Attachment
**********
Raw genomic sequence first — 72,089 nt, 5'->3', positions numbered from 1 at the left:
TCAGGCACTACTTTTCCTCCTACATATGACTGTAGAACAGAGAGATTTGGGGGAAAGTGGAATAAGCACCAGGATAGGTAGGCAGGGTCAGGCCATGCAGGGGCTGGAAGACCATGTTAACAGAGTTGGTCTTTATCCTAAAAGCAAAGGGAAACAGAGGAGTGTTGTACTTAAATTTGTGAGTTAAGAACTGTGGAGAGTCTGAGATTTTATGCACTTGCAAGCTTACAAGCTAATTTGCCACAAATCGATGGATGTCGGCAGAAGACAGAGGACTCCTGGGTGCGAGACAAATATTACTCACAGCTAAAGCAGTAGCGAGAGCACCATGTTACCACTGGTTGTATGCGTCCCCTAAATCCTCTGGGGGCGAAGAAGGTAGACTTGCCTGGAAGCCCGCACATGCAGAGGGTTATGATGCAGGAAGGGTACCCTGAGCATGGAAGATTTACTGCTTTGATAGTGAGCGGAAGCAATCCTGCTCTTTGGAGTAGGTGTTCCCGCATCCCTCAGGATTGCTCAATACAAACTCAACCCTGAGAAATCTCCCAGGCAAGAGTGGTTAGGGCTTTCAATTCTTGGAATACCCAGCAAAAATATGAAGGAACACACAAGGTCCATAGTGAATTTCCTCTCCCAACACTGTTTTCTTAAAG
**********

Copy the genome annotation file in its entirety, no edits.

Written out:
Raw genomic sequence first — 72,089 nt, 5'->3', positions numbered from 1 at the left:
TCAGGCACTACTTTTCCTCCTACATATGACTGTAGAACAGAGAGATTTGGGGGAAAGTGGAATAAGCACCAGGATAGGTAGGCAGGGTCAGGCCATGCAGGGGCTGGAAGACCATGTTAACAGAGTTGGTCTTTATCCTAAAAGCAAAGGGAAACAGAGGAGTGTTGTACTTAAATTTGTGAGTTAAGAACTGTGGAGAGTCTGAGATTTTATGCACTTGCAAGCTTACAAGCTAATTTGCCACAAATCGATGGATGTCGGCAGAAGACAGAGGACTCCTGGGTGCGAGACAAATATTACTCACAGCTAAAGCAGTAGCGAGAGCACCATGTTACCACTGGTTGTATGCGTCCCCTAAATCCTCTGGGGGCGAAGAAGGTAGACTTGCCTGGAAGCCCGCACATGCAGAGGGTTATGATGCAGGAAGGGTACCCTGAGCATGGAAGATTTACTGCTTTGATAGTGAGCGGAAGCAATCCTGCTCTTTGGAGTAGGTGTTCCCGCATCCCTCAGGATTGCTCAATACAAACTCAACCCTGAGAAATCTCCCAGGCAAGAGTGGTTAGGGCTTTCAATTCTTGGAATACCCAGCAAAAATATGAAGGAACACACAAGGTCCATAGTGAATTTCCTCTCCCAACACTGTTTTCTTAAAG